Please join us on Friday, January 24th 2020 from 11 am to 12:30 pm in Cobb 311.
We are delighted to welcome Sasha Crawford-Holland, PhD Student in Cinema and Media Studies, who will be presenting a draft of a paper titled “The Birth of a Nation (1915) in Canada: Anti-Americanism and Anti-Blackness during World War I.”
Jacqueline Stewart, Professor in the Department of Cinema and Media Studies and the College, will provide a response.
What can Canadian society’s reception of American white supremacist cinema tell us about the racial politics of Canadian nationalism? D.W. Griffith’s racist epic The Birth of a Nation (1915) took Canada by storm during a period of intense anti-Americanism. While Black Canadians protested the film in nationalist language that affirmed Canada’s myth of sanctuary, white censors, journalists, and politicians mobilized the rhetoric of Canadian exceptionalism to justify the film’s presentation. This study investigates how The Birth of a Nation’s reception in Canada agitated contradictions and reconciled them through the violent logic crystallized in the film itself. Through analyses of historical discourse in mainstream newspapers, the Black Canadian press, trade publications, and censorship documents, I argue that a nationalistic investment in the idea that Canada is utterly distinct from the United States has historically ensured the contrary.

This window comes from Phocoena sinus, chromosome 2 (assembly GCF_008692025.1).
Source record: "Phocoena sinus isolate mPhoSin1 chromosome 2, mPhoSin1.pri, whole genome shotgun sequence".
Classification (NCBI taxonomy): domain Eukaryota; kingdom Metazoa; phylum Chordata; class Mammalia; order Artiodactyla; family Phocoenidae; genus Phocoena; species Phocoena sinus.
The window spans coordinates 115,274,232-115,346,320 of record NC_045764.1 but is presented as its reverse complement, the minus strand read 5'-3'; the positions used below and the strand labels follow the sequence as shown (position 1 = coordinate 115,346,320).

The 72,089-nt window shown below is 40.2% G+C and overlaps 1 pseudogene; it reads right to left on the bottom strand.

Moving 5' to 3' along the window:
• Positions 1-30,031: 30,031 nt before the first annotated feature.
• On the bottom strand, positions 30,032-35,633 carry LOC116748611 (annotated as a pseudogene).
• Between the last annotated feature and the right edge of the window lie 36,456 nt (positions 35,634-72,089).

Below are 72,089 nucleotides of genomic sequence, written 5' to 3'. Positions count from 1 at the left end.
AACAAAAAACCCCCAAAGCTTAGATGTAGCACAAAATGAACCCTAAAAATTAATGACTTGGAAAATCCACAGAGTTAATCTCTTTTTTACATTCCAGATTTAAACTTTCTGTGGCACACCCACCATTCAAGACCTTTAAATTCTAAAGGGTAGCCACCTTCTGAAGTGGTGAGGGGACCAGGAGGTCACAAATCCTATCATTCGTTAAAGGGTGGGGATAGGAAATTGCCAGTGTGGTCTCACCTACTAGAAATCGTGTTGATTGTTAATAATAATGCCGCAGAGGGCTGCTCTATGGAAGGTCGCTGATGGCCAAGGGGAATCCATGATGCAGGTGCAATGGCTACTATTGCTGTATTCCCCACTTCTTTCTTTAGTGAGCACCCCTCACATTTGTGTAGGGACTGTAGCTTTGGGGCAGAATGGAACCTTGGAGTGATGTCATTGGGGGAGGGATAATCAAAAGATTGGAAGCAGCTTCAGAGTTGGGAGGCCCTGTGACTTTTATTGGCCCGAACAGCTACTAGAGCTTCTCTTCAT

Sasha’s document is available for download here.
**Please do not circulate without permission.**
Email either Sophie (firstname.lastname@example.org) or Tanya (email@example.com) for the password.
We look forward to seeing you!
Yours in Mass Cult,
Sophie and Tanya
Sasha Crawford-Holland is a PhD student in the Department of Cinema & Media Studies at the University of Chicago, where he researches documentary practices and media technologies that comprise the visual culture of imperialism. His work has been published in Television & New Media and Synoptique and was awarded Screen‘s essay prize for best debut article.